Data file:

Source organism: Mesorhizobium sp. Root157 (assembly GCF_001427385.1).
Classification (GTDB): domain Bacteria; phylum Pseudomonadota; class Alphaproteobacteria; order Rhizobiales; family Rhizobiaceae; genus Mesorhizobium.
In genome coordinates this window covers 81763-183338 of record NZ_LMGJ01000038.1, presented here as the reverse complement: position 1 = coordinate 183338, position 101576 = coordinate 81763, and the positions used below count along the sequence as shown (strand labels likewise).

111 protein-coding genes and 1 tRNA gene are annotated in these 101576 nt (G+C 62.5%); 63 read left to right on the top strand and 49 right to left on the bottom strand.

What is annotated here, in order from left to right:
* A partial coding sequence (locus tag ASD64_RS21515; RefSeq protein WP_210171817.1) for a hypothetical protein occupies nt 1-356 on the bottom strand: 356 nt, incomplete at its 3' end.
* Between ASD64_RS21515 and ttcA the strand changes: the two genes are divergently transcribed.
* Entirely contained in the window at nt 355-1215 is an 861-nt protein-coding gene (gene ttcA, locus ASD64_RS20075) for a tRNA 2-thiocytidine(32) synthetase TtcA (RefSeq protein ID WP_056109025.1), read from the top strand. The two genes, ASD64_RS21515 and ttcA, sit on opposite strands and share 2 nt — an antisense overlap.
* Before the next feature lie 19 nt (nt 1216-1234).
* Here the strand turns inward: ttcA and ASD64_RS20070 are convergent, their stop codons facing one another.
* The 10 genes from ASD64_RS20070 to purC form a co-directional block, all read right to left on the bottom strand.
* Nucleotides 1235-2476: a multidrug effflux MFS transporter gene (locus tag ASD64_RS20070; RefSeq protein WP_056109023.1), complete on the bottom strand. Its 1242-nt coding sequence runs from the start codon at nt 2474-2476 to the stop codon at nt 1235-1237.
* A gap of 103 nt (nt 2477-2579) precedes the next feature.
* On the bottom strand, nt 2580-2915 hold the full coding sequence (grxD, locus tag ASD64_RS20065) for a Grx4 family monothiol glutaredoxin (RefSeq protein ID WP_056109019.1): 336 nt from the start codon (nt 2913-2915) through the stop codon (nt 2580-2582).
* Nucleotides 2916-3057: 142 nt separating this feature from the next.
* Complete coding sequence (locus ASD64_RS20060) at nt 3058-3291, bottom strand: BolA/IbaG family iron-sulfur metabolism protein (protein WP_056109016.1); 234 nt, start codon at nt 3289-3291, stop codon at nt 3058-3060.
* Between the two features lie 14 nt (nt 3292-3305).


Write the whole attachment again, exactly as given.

Source organism: Mesorhizobium sp. Root157 (assembly GCF_001427385.1).
Classification (GTDB): domain Bacteria; phylum Pseudomonadota; class Alphaproteobacteria; order Rhizobiales; family Rhizobiaceae; genus Mesorhizobium.
In genome coordinates this window covers 81763-183338 of record NZ_LMGJ01000038.1, presented here as the reverse complement: position 1 = coordinate 183338, position 101576 = coordinate 81763, and the positions used below count along the sequence as shown (strand labels likewise).

111 protein-coding genes and 1 tRNA gene are annotated in these 101576 nt (G+C 62.5%); 63 read left to right on the top strand and 49 right to left on the bottom strand.

What is annotated here, in order from left to right:
* A partial coding sequence (locus tag ASD64_RS21515; RefSeq protein WP_210171817.1) for a hypothetical protein occupies nt 1-356 on the bottom strand: 356 nt, incomplete at its 3' end.
* Between ASD64_RS21515 and ttcA the strand changes: the two genes are divergently transcribed.
* Entirely contained in the window at nt 355-1215 is an 861-nt protein-coding gene (gene ttcA, locus ASD64_RS20075) for a tRNA 2-thiocytidine(32) synthetase TtcA (RefSeq protein ID WP_056109025.1), read from the top strand. The two genes, ASD64_RS21515 and ttcA, sit on opposite strands and share 2 nt — an antisense overlap.
* Before the next feature lie 19 nt (nt 1216-1234).
* Here the strand turns inward: ttcA and ASD64_RS20070 are convergent, their stop codons facing one another.
* The 10 genes from ASD64_RS20070 to purC form a co-directional block, all read right to left on the bottom strand.
* Nucleotides 1235-2476: a multidrug effflux MFS transporter gene (locus tag ASD64_RS20070; RefSeq protein WP_056109023.1), complete on the bottom strand. Its 1242-nt coding sequence runs from the start codon at nt 2474-2476 to the stop codon at nt 1235-1237.
* A gap of 103 nt (nt 2477-2579) precedes the next feature.
* On the bottom strand, nt 2580-2915 hold the full coding sequence (grxD, locus tag ASD64_RS20065) for a Grx4 family monothiol glutaredoxin (RefSeq protein ID WP_056109019.1): 336 nt from the start codon (nt 2913-2915) through the stop codon (nt 2580-2582).
* Nucleotides 2916-3057: 142 nt separating this feature from the next.
* Complete coding sequence (locus ASD64_RS20060) at nt 3058-3291, bottom strand: BolA/IbaG family iron-sulfur metabolism protein (protein WP_056109016.1); 234 nt, start codon at nt 3289-3291, stop codon at nt 3058-3060.
* Between the two features lie 14 nt (nt 3292-3305).